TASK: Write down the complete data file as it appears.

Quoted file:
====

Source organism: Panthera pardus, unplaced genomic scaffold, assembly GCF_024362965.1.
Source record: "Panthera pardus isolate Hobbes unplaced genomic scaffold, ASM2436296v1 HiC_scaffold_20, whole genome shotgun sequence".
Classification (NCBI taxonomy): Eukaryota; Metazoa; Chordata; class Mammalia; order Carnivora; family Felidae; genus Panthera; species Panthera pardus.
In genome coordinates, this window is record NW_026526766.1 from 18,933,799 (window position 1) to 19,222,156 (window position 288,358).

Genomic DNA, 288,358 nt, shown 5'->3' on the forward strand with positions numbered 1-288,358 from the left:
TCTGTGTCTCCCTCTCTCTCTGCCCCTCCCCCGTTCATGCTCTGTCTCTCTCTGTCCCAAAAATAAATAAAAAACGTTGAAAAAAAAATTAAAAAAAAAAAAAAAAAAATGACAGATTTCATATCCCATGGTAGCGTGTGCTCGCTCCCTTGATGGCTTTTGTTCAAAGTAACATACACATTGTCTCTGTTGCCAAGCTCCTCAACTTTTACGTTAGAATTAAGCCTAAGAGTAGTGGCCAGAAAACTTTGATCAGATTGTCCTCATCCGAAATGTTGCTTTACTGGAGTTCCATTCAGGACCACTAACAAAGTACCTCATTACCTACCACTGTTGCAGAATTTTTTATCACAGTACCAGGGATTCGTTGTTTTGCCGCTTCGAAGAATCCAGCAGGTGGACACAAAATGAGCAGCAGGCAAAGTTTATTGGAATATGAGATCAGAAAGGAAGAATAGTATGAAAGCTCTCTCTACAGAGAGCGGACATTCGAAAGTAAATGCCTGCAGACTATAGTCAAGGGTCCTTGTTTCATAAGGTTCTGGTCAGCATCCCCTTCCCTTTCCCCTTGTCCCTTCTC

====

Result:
Source organism: Panthera pardus, unplaced genomic scaffold, assembly GCF_024362965.1.
Source record: "Panthera pardus isolate Hobbes unplaced genomic scaffold, ASM2436296v1 HiC_scaffold_20, whole genome shotgun sequence".
Classification (NCBI taxonomy): Eukaryota; Metazoa; Chordata; class Mammalia; order Carnivora; family Felidae; genus Panthera; species Panthera pardus.
In genome coordinates, this window is record NW_026526766.1 from 18,933,799 (window position 1) to 19,222,156 (window position 288,358).

Genomic DNA, 288,358 nt, shown 5'->3' on the forward strand with positions numbered 1-288,358 from the left:
TCTGTGTCTCCCTCTCTCTCTGCCCCTCCCCCGTTCATGCTCTGTCTCTCTCTGTCCCAAAAATAAATAAAAAACGTTGAAAAAAAAATTAAAAAAAAAAAAAAAAAAATGACAGATTTCATATCCCATGGTAGCGTGTGCTCGCTCCCTTGATGGCTTTTGTTCAAAGTAACATACACATTGTCTCTGTTGCCAAGCTCCTCAACTTTTACGTTAGAATTAAGCCTAAGAGTAGTGGCCAGAAAACTTTGATCAGATTGTCCTCATCCGAAATGTTGCTTTACTGGAGTTCCATTCAGGACCACTAACAAAGTACCTCATTACCTACCACTGTTGCAGAATTTTTTATCACAGTACCAGGGATTCGTTGTTTTGCCGCTTCGAAGAATCCAGCAGGTGGACACAAAATGAGCAGCAGGCAAAGTTTATTGGAATATGAGATCAGAAAGGAAGAATAGTATGAAAGCTCTCTCTACAGAGAGCGGACATTCGAAAGTAAATGCCTGCAGACTATAGTCAAGGGTCCTTGTTTCATAAGGTTCTGGTCAGCATCCCCTTCCCTTTCCCCTTGTCCCTTCTC